Buffalo’s MLB team that wasn’t

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Great article about Coca-Cola Field — formerly known as Pilot Field — in Buffalo.  The ballpark that, back in the late 80s and early 90s, was constantly outdrawing a couple of major league teams every years.

Forgotten now was that the park was built to be expanded, with the specific intent of luring a major league team. But, as Mark Byrnes explains in The Atlantic, it was never to be:

Ownership and the city did everything it was supposed to do. It built spectacular facilities and filled it up each game those first three and a half seasons, even outdrawing two Major League teams. So when June of 1991 came and Denver and Miami were given the two expansion franchises, the city’s pursuit of big time baseball ended as deflating heartbreak to a population just months into coping with ‘Wide Right.’

It was the right thing done at the wrong time, as the economics of Major League Baseball were on the brink of a fundamental shift, and smaller cities without major media and corporate power were no longer welcome at the big boy’s table.

It’s a dynamic that, had it existed earlier, would have kept Pittsburgh, Milwaukee and a host of other cities out of Major League Baseball.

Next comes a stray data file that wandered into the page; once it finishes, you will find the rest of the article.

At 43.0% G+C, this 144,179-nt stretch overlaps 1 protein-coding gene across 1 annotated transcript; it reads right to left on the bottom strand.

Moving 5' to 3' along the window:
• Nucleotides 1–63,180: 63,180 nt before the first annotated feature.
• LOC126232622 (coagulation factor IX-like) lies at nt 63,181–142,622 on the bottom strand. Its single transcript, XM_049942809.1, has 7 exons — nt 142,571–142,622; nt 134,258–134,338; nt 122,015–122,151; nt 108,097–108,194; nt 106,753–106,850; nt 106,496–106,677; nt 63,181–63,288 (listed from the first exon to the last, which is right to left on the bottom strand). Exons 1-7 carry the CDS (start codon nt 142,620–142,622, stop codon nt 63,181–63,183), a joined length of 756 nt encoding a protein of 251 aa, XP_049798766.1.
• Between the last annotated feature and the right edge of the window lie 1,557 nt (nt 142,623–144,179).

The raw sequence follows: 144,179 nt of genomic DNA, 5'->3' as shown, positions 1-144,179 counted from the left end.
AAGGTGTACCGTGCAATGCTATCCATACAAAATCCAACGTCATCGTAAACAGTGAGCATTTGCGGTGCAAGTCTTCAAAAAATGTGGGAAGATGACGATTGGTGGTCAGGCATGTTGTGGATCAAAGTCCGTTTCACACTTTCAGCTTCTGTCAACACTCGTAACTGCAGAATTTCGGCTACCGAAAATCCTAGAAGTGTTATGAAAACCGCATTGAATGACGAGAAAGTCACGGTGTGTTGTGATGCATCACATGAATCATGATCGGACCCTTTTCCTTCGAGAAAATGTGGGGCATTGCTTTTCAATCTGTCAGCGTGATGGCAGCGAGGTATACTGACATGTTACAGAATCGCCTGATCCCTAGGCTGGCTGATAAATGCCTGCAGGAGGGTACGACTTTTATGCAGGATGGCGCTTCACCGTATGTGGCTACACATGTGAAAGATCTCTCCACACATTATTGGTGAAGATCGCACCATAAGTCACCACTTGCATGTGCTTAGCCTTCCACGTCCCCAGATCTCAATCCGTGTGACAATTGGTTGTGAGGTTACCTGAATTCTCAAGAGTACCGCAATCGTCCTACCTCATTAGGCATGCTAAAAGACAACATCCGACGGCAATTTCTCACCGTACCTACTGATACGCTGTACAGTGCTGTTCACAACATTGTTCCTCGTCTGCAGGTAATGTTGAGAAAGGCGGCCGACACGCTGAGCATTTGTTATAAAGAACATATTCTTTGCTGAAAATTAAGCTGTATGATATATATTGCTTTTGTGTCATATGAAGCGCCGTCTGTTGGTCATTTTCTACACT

Miguel Cabrera is being sued for reduced child support payments

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Tigers first baseman/DH Miguel Cabrera is being sued by a woman from Orlando, Florida who claims that he “unilaterally” reduced the amount of his monthly child support payments, Tony Paul of The Detroit News reports. Cabrera, who has three children with his wife Rosangel, also had two children with Belkies Mariela Rodriguez in 2013 and 2015.

Cabrera pays more than $6,200 per month in child support and helped Rodriguez purchase a nearly $1 million house. Rodriguez’s attorney calls Cabrera’s monthly payments “inadequate” because her children don’t quite have the same standard of living as Cabrera’s three children with Rosangel. Cabrera’s legal team accused Rodriguez of “embarking on a mission to extort additional moneys to be used for her benefit under the guise of child support.”

Cabrera, 34, signed an eight-year, $248 million contract extension with the Tigers in March 2014, which officially began in 2016. He made $22 million in 2014-15, $28 million in 2016-17, and will earn $30 million from 2018-21 and $32 million in 2022-23.

Along with reduced child support payments, Rodriguez alleges Cabrera left her “high and dry” when it came to monthly expenses with the house he helped her purchase.

Cabrera has requested that the judge recuse herself from his case, as her husband has a title with Rodriguez’s lawyers’ law firm following a merger. He is scheduled to be questioned under oath during a videotaped deposition on Thursday in Orlando. Rodriguez is scheduled for her deposition on Friday.

Cabrera is not the only player to find himself embroiled in such a case. Bartolo Colon was also sued for back child support for a “secret family” last year.